Delmar Whittington agrees with a lot that Stacey Abrams says.
He attended Atlanta’s historically Black Morehouse College, while his wife went to Spelman, the similarly celebrated women’s university, where Abrams also studied. She was just a couple of years behind them
Like Abrams, Whittington believes the interests of too many people in Georgia – poor and disenfranchised, and often people of colour – have been overlooked for too long.
And like Abrams, he believes the Democratic candidate for governor can pull off an against-the-odds victory, no matter what the polls may say.
“I think there’s chance for her to win, but she has to get out the vote,” he says, sitting in a coffee shop on a chilly Atlanta morning that appears to mark the start of winter. “I do think that people are engaged.”
Whittington, 49, a tech consultant who moved to Georgia more than 20 years ago, is not only planning to vote for Abrams, but encouraging others to do so.
He says he will try to knock on the doors of those who may feel the election has little to offer them, and urging them to register.
Abrams, 48, narrowly lost four years ago to Brian Kemp in a defeat that remains bitterly painful and controversial; she alleged many of her would-be potential supporters were unable to cast a ballot as a result of voter suppression laws he supported in his then position as Georgia’s Secretary of State.
Abrams’ response to that 2018 loss was to commit herself to registering new voters, many of them Black, and telling them that they could make a difference, if only they showed up.
Two years later, in November 2020, Abrams was hailed as nothing less than a hero and credited with registering up to 800,000 new voters, a turn-out that allowed Joe Biden to narrowly win Georgia, the first Democrat to do so since Bill Clinton in 1996.
Biden won by just 11,779 votes, a figure reached at two weeks post-election day, after officials ordered a state-wide audit and deflected demands from Donald Trump to “find” him extra votes.
“We changed not only the trajectory of Georgia, we changed the trajectory of the nation,” Abrams said at the time.
“Because our combined power shows that progress is not only possible, it is inevitable.”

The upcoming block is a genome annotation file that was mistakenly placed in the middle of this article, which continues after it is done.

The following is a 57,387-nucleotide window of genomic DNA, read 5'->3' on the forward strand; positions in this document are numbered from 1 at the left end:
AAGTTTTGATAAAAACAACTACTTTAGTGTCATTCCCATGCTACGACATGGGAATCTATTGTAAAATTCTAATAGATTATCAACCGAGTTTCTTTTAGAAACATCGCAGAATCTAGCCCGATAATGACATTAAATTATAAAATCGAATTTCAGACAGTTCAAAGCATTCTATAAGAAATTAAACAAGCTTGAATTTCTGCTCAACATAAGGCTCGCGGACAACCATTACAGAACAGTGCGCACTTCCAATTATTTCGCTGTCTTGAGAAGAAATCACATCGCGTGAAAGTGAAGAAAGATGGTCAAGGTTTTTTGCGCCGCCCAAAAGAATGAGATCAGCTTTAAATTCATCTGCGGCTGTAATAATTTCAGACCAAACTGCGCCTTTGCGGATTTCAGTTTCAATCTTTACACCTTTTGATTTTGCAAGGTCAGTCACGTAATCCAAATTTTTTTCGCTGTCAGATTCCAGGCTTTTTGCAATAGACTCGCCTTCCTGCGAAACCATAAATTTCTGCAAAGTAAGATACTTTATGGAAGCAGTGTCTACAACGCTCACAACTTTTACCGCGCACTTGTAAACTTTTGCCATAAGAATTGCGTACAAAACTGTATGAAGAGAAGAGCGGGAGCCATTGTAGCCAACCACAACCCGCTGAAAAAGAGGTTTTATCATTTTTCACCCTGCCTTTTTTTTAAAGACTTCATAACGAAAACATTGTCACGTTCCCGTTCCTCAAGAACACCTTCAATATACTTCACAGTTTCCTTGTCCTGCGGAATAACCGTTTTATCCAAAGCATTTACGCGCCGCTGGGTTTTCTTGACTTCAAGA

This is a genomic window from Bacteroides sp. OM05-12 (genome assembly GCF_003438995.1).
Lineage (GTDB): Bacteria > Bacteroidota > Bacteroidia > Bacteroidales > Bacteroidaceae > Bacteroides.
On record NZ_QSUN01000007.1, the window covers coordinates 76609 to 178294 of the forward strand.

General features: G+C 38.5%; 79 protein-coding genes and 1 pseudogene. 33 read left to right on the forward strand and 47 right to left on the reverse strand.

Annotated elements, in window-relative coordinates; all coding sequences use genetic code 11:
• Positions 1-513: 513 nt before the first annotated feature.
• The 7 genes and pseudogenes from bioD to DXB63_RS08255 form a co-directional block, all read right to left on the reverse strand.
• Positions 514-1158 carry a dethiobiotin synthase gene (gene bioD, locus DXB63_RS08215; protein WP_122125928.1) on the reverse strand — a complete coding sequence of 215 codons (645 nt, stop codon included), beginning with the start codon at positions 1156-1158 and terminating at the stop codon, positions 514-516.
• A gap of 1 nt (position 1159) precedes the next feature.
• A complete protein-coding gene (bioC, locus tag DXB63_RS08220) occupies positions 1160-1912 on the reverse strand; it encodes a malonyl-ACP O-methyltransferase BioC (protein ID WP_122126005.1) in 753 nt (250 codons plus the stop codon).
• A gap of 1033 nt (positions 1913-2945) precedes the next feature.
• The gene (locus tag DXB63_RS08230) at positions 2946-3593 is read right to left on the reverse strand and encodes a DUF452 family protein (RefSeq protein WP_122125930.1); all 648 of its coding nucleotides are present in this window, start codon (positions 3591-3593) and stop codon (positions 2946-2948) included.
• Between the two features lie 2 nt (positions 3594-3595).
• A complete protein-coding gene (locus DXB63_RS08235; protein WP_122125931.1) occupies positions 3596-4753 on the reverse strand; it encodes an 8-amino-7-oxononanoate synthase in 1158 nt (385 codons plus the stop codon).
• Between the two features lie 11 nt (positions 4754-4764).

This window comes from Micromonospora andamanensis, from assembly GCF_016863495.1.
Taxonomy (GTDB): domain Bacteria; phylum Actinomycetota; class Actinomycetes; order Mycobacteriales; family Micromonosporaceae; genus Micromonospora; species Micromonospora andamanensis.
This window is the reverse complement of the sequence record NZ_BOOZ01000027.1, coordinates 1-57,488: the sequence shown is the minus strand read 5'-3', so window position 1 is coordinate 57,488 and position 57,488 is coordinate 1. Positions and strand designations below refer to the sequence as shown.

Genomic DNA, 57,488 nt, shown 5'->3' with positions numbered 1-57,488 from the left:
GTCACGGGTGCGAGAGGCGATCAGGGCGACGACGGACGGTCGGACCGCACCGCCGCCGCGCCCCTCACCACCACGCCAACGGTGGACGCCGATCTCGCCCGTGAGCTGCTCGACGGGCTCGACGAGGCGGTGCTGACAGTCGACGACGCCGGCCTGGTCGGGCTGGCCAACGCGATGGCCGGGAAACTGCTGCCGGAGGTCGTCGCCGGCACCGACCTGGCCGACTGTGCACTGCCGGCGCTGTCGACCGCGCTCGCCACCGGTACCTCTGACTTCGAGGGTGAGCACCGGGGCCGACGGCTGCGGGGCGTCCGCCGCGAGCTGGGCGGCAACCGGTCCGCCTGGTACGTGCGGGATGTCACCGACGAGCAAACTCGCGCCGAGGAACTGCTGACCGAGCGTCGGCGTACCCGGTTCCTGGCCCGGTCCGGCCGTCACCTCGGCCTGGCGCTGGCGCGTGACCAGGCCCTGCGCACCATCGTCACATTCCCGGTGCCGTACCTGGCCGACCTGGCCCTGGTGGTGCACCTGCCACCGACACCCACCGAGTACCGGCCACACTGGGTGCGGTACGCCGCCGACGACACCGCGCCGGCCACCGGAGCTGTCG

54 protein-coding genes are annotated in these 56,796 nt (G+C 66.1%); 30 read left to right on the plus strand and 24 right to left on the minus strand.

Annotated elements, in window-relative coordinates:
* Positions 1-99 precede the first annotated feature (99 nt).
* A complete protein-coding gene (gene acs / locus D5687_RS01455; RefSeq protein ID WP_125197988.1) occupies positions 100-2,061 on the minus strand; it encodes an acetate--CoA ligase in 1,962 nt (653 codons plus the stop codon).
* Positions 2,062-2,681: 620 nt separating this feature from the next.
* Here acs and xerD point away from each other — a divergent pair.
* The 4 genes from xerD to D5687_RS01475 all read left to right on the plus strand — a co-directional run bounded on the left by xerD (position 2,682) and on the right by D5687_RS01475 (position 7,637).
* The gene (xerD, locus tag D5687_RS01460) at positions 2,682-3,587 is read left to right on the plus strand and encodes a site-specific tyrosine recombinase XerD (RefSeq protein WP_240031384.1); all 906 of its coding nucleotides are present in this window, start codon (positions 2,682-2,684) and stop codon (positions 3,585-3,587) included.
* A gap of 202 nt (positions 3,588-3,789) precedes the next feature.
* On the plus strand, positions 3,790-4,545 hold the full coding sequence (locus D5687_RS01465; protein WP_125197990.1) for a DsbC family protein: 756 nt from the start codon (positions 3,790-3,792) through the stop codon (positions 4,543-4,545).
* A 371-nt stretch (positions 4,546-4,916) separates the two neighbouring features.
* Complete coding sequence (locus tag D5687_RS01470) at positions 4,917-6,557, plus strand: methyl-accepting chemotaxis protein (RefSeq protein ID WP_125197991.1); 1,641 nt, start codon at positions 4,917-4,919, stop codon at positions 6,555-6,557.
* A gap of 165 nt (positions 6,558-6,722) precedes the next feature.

Back then, it was assumed that Abrams would be able to deploy the same strategy to win beat Kemp in a rematch, and in doing so become the state’s first Black governor.
But the polls, as well as interviews with people across the state, suggest it is not going to be that easy.
A lot of people credit Kemp with adopting policies that helped Georgia endure the pandemic, and keep its economy strong.
One recent poll, commissioned by the Atlanta Journal-Constitution gives Kemp a lead of seven points. An average of polls collated by Real Clear Politics, puts the Republican at 7.6 points ahead of Abrams.
Some have said there is more than the governorship itself riding on the outcome of the race.
Abrams, a multi-tasking progressive who was formerly minority leader of the Georgia House of Representatives, as well as a successful novelist, was among those Biden considered as a potential running mate back in the summer of 2020, before choosing Kamala Harris.
If Abrams loses to Kemp a second time, there will be questions not simply about her own future, but also about her tactics of trying to secure victory with the support of part of society that does not always vote, instead of tailoring her message for a more moderate middle ground that needs to be less “persuaded”.
In particular, questions have been asked whether Abrams has failed to communicate adequately with African American men.
Black women are traditionally the most reliable voters for Democratic candidates, but a poll showed her support among Black men a little less than it was in 2018. The polls suggested she was securing less traction than Democratic senator Raphael Warnock, who won a special election in Georgia in 2021 and is seeking election to a full term.
Perhaps understandably, Abrams has snapped at the suggestion she has paid insufficient attention to one part of the electorate, especially given she was credited in large part not just for the victories of Biden and Warnock, but also Jon Ossoff, whose win in another run-off gave Democrats control of the Senate.
Talking to the New York Times, she was asked why she had “struggled” in that respect.
“We have not struggled. Your story was wrong. And I’m going to say that very directly because in 2018, I had the very same conversations,” Abrams said firmly. “In 2018, I was castigated in Georgia because I was having conversations with communities that were marginalised and disadvantaged. And in 2022, I did the exact same thing because I know that these are persuasion voters.”
She added: “But I’m not persuading them not to vote for a Republican. I am persuading them that voting matters and that they can trust a political leadership that they have really never seen deliver for them.”
In an attempt to gauge the mood of voters, The Independent drove to the city of Rome, in northwest Georgia, and the seat of Marjorie Taylor Greene, from Wrightsville, the hometown of Republican Senate candidate and former American Football player Herschel Walker.
There were lots of signs for both Kemp and Abrams.
In the more rural areas, there were more Kemp posters and banners, his name set in white letters against a deep blue background with a red trim.
In the approach to Atlanta, Abrams’s yard signs – her name also written in white on blue background, with a white trim – outnumbered those of Kemp.